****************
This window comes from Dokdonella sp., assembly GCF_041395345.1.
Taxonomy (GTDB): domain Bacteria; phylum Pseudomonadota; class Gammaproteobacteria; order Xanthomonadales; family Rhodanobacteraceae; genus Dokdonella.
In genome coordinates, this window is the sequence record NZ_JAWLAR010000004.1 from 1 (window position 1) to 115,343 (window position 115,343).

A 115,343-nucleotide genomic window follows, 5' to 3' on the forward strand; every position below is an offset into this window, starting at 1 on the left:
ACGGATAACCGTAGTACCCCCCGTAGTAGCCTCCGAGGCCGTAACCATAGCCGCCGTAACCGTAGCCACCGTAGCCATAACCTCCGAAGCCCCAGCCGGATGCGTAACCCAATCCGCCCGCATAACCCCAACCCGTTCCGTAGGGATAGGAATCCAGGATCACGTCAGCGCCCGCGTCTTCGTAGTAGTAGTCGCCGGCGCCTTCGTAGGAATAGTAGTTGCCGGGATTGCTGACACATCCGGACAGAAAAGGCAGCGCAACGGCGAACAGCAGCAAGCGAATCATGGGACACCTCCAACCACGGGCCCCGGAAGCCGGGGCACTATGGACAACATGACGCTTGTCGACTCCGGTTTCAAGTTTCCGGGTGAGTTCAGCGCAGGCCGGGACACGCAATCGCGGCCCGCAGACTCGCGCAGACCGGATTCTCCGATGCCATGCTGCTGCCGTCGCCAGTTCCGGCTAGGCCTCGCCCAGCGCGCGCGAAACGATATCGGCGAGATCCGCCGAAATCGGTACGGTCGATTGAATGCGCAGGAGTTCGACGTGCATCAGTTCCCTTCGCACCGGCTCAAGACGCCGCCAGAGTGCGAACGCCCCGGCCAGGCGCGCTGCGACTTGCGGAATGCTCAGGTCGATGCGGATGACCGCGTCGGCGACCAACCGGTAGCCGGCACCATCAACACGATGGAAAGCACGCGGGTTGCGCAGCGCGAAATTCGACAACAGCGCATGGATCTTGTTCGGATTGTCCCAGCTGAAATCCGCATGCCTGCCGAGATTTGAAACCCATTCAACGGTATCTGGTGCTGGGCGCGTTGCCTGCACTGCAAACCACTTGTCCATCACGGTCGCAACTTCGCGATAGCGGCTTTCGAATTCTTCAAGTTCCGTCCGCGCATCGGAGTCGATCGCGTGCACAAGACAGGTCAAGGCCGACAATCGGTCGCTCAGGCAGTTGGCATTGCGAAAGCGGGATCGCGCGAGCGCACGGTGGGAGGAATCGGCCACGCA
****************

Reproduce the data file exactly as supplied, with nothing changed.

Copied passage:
This window comes from Dokdonella sp., assembly GCF_041395345.1.
Taxonomy (GTDB): domain Bacteria; phylum Pseudomonadota; class Gammaproteobacteria; order Xanthomonadales; family Rhodanobacteraceae; genus Dokdonella.
In genome coordinates, this window is the sequence record NZ_JAWLAR010000004.1 from 1 (window position 1) to 115,343 (window position 115,343).

A 115,343-nucleotide genomic window follows, 5' to 3' on the forward strand; every position below is an offset into this window, starting at 1 on the left:
ACGGATAACCGTAGTACCCCCCGTAGTAGCCTCCGAGGCCGTAACCATAGCCGCCGTAACCGTAGCCACCGTAGCCATAACCTCCGAAGCCCCAGCCGGATGCGTAACCCAATCCGCCCGCATAACCCCAACCCGTTCCGTAGGGATAGGAATCCAGGATCACGTCAGCGCCCGCGTCTTCGTAGTAGTAGTCGCCGGCGCCTTCGTAGGAATAGTAGTTGCCGGGATTGCTGACACATCCGGACAGAAAAGGCAGCGCAACGGCGAACAGCAGCAAGCGAATCATGGGACACCTCCAACCACGGGCCCCGGAAGCCGGGGCACTATGGACAACATGACGCTTGTCGACTCCGGTTTCAAGTTTCCGGGTGAGTTCAGCGCAGGCCGGGACACGCAATCGCGGCCCGCAGACTCGCGCAGACCGGATTCTCCGATGCCATGCTGCTGCCGTCGCCAGTTCCGGCTAGGCCTCGCCCAGCGCGCGCGAAACGATATCGGCGAGATCCGCCGAAATCGGTACGGTCGATTGAATGCGCAGGAGTTCGACGTGCATCAGTTCCCTTCGCACCGGCTCAAGACGCCGCCAGAGTGCGAACGCCCCGGCCAGGCGCGCTGCGACTTGCGGAATGCTCAGGTCGATGCGGATGACCGCGTCGGCGACCAACCGGTAGCCGGCACCATCAACACGATGGAAAGCACGCGGGTTGCGCAGCGCGAAATTCGACAACAGCGCATGGATCTTGTTCGGATTGTCCCAGCTGAAATCCGCATGCCTGCCGAGATTTGAAACCCATTCAACGGTATCTGGTGCTGGGCGCGTTGCCTGCACTGCAAACCACTTGTCCATCACGGTCGCAACTTCGCGATAGCGGCTTTCGAATTCTTCAAGTTCCGTCCGCGCATCGGAGTCGATCGCGTGCACAAGACAGGTCAAGGCCGACAATCGGTCGCTCAGGCAGTTGGCATTGCGAAAGCGGGATCGCGCGAGCGCACGGTGGGAGGAATCGGCCACGCA